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How in Scala I can define local variable in primary constructor?

I need to solve this exercise from Scala for the impatient book:

Write a class Person with a primary constructor that accepts a string containing a first name, a space, and a last name, such as new Person("Fred Smith"). Supply read-only properties firstName and lastName. Should the primary constructor parameter be a var, a val, or a plain parameter? Why?

And for now my solution looks like this:

class Person(firstLast: String) {
  private[this] val firstLastAsArr = firstLast.trim.split(" ")

  val firstName = firstLastAsArr (0)
  val lastName = firstLastAsArr (1)
}

How I can restrict firstLastAsArr variable visibility to primary constructor scope (now it have class scope)?

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5 Answers

up vote 3 down vote accepted

One solution is to initialize firstName and lastName at once, thereby allowing to turn firstLastAsArr into a local temporary value inside your initialization block:

class Person(firstLast: String) {
  val (firstName, lastName) = {
    val firstLastAsArr = firstLast.trim.split(" ")
    (firstLastAsArr(0), firstLastAsArr(1))
  }
}
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firstLastAsArr(1) will actually contain the separator, i.e., " " –  Malte Schwerhoff Jun 20 '13 at 10:25
3  
@MalteSchwerhoff whoa? "John Doe".trim.split(" ") results to Array(John, Doe) –  om-nom-nom Jun 20 '13 at 10:26
    
@om-nom-nom Interesting. I tried it locally as a Scala 2.10.1 script (gist.github.com/anonymous/5821751), but ideone.com/4b27Dr shows the behaviour as well with Scala 2.10.0. –  Malte Schwerhoff Jun 20 '13 at 10:36
    
@MalteSchwerhoff that is because you have two spaces in "John Doe" and (,1) is the void between them –  om-nom-nom Jun 20 '13 at 10:40
    
@om-nom-nom Oh boy, missing that is fairly embarrassing. Thanks! –  Malte Schwerhoff Jun 20 '13 at 13:20
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You don't strictly need the intermediate variable:

class Person(firstLast: String) {
  val (firstName, lastName) =
    firstLast.trim.split(" ") match {case Array(first, last) => (first, last)}
}

However, if your transformation from firstLast to firstName and lastName grows a big longer, for example, because you check that there is exactly one first and one last name, then I would encapsulate the whole splitting-business in a dedicated method:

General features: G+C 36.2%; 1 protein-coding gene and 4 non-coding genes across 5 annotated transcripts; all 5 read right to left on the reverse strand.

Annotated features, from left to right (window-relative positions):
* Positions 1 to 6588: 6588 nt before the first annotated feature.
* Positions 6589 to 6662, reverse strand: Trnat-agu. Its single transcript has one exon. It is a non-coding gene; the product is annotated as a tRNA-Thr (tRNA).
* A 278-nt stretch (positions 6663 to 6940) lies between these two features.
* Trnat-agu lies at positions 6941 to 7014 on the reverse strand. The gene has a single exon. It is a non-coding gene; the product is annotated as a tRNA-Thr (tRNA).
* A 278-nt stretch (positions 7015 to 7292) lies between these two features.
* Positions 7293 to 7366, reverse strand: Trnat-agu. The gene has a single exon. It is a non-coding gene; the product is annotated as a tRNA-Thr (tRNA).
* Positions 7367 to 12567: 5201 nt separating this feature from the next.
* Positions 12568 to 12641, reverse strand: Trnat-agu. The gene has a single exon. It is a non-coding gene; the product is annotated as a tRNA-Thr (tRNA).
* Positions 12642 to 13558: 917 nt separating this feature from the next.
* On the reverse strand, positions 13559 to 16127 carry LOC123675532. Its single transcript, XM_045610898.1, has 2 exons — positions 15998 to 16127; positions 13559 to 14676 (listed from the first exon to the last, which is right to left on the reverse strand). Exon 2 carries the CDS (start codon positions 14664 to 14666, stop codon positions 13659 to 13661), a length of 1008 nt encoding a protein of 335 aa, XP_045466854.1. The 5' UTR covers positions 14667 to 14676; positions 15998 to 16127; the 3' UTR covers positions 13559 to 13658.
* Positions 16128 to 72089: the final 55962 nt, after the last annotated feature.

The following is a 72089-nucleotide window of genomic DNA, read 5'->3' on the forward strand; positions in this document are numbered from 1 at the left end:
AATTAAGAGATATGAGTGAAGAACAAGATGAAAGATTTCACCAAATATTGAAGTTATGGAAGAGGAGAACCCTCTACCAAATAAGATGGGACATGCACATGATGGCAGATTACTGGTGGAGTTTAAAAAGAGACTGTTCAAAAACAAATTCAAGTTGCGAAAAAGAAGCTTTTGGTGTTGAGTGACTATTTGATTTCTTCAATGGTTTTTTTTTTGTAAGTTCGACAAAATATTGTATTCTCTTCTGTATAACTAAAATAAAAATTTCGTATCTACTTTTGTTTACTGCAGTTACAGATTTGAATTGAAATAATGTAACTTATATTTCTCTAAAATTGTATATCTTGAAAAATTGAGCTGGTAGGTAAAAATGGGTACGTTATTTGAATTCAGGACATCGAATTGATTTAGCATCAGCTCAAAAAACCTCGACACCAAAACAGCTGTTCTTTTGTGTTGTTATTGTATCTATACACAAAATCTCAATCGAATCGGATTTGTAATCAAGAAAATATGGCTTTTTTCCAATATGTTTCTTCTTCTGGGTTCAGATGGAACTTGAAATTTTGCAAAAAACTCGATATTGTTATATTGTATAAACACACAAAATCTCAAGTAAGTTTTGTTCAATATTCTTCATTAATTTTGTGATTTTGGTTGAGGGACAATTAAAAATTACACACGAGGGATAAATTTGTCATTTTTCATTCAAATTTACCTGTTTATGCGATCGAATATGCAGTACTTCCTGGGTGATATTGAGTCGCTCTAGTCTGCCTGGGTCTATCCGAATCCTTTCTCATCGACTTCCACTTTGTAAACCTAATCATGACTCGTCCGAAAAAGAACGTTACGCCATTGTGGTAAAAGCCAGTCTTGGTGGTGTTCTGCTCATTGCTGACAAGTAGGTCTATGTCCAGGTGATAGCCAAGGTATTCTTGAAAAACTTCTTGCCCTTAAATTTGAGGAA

class Person(firstLast: String) {
  val (firstName, lastName) = split(firstLast)

  private def split(firstLast: String): (String, String) = {
    val firstLastAsArr = firstLast.trim.split(" ")
    ...
    (first, last)
  }
}
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It is not a general answer, but in this particular way you may write:

  val Array(firstName, lastName) = firstLast.trim.split(" ")
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Pattern matching in constructor works just fine, but you should consider moving such logic from constructor to factory method:

case class Person(firstName: String, lastName: String)
object Person{
  def apply(firstLast: String) = {
    val firstLastAsArr = firstLast.trim.split(" ")
    new Person(firstLastAsArr(0), firstLastAsArr(1))
  }
}

val p = Person("My Title")
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1  
@pagoda_5b: this is really not a correct answer in this case, but I can't add formated code sample to comment. I think the one who need to initialize 2 fields from 1 constructor parameter should use a factory method. SO is not about homework. –  senia Jun 20 '13 at 12:58
    
+1 for the factory method solution -- I'd also go for this pattern, as it avoids creating temporary tuples. –  axel22 Jun 20 '13 at 13:08
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Pattern maching in primary constructor works well

  class Person(_fullName:String) {
    val (firstName, lastName) =  _fullName.split(" ") match {
      case Array(x:String, y:String, _*) => (x,y)
      case _ => (null,null)
    }
  }

See my github for full answer https://github.com/BasileDuPlessis/scala-for-the-impatient/blob/master/src/main/scala/com/basile/scala/ch05/Ex07.scala

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